Re: Integral Ideology kelamuni said Jun 27, 8:15 PM: Hi Jim,
The Indian context for “inclusivism” is actually quite broad, and covers a number of different but related contexts. It takes inter-traditional forms as well as intra-traditional. Intra-traditionally, it includes the Buddhist idea of skillful means (upaya-kaushalya) and the Vedantic notion of “differences in qualification” (adhikarana-bheda) both of which refer to the idea that specific teachings are to be assigned to specific students in accordance with their needs and abilities; the idea that certain teachings are merely propaedeutic (avatarana), which we find in both Mahayana and Advaita; the related Mahayana hermeneutic device of distinguishing literal teachings and “metaphoric” teachings (nitartha/neyartha); and the Advaita notion of “harmonization” (samanvaya), in which contradictory teachings are made consistent by reinterpreting them. All of these make use of a hermeneutic prodecure that primarily serves the theological/exegetical end of systematizing incongruent scriptural teachings found within a tradition, but it can also serve the polemical end of subordintating sister schools within a tradition. For example, in Madhyamika, the Yogachara scriptures are merely “metaphorically” true, while the Prajnaparamita scriptures are literally true; and vice versa for the Yogachara. This is actually the original context out of which arose the concept of the two truths.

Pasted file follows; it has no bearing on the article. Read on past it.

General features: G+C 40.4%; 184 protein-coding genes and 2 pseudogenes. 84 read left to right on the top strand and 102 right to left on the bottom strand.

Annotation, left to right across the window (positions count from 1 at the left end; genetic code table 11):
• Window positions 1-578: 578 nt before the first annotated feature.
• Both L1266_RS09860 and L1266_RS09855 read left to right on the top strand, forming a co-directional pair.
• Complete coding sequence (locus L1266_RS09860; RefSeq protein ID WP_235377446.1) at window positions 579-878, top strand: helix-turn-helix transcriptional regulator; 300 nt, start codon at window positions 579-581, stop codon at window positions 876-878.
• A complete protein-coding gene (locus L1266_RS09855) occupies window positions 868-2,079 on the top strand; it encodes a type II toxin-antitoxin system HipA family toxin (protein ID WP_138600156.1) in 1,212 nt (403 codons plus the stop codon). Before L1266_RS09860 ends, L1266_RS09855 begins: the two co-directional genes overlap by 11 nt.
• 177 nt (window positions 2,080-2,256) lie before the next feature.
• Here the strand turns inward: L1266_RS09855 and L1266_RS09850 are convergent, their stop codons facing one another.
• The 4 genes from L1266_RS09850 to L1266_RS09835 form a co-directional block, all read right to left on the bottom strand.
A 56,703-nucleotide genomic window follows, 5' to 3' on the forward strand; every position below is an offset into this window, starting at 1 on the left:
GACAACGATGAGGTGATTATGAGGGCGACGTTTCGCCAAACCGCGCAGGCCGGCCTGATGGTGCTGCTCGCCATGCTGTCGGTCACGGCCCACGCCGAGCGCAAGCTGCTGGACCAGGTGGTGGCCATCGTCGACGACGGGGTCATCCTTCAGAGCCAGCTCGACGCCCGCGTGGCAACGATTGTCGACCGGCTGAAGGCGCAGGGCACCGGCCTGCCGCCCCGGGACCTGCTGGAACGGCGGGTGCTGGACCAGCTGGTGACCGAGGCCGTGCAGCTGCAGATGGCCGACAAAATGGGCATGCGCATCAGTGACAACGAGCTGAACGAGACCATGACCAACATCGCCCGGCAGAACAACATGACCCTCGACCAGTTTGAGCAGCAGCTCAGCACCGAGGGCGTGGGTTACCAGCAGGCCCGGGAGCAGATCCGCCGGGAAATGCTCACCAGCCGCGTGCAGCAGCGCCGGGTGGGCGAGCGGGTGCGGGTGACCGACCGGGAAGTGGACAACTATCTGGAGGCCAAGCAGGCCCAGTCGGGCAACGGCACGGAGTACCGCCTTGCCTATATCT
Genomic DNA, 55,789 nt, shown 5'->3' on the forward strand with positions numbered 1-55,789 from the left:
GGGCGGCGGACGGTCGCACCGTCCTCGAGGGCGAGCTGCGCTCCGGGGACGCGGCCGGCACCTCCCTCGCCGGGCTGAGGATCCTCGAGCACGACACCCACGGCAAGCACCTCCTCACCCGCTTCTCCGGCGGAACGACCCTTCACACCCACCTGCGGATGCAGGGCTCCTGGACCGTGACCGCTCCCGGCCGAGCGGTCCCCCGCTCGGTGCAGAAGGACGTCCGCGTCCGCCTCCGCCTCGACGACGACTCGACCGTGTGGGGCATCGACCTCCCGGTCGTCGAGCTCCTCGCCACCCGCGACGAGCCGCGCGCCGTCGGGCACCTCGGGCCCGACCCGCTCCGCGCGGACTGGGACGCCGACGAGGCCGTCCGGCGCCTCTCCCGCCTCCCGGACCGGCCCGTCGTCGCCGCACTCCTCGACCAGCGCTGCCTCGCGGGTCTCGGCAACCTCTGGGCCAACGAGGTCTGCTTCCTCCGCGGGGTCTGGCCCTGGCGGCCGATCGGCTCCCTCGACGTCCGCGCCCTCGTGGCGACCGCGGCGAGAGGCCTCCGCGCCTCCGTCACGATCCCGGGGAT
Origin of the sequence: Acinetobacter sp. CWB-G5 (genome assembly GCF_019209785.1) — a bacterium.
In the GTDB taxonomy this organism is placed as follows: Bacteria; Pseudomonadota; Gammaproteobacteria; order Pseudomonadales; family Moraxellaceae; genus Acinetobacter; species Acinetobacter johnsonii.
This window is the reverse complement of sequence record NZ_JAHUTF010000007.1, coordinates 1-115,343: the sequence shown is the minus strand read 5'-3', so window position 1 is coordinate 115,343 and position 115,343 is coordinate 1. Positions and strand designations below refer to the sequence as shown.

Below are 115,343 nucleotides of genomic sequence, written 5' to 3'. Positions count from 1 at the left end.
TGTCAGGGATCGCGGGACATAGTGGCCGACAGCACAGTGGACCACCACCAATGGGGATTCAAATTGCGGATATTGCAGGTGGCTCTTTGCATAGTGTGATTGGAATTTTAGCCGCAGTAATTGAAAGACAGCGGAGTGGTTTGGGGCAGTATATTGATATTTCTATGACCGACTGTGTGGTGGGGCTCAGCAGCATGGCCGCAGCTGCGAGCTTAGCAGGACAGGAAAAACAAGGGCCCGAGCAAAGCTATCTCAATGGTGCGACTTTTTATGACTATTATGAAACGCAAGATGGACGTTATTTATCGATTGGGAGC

Later, certain traditions start to say of other traditions that their conceptions of reality/God, etc. are “incomplete” (cf. the Jain anekantavada) or inadequate expressions of their own teachings. This is what Hacker means by “what you mean when you say x is what we mean when we say y, and y is a better way to understand it.” This idea actually has an ancient basis, as for example when the Chandogya Upanishad says that he who knows the true and absolute Being (sat), knows all teachings; or when the Buddha uses certain brahmanic concepts of the self in some of his discourses; or when the Gita says that all concepts of God are really expressions of Krishna. Later, Shankara also makes use of this idea when he says that all traditions ultimately seek the Self of advaita, but that they don't realize it (Brahma Sutra 1.3.33). Bhavaviveka may have revitalized the classical usage when he said that the Vedanta concept of brahman is an attempt at expressing the Buddhist shunyata, but due to the continuing influence of ignorance among the brahmanic sages, they don't quite get it right, and so they reify emptiness. The underpinning idea here is recognizable – that of priveleged access: “you don't get it 'cuase yer not realized yet.” The inter-traditional context is clearly polemical, and one might certainly question whether such an inherently polemical approach has place in a fair, evenhanded, scholarly account of tradition.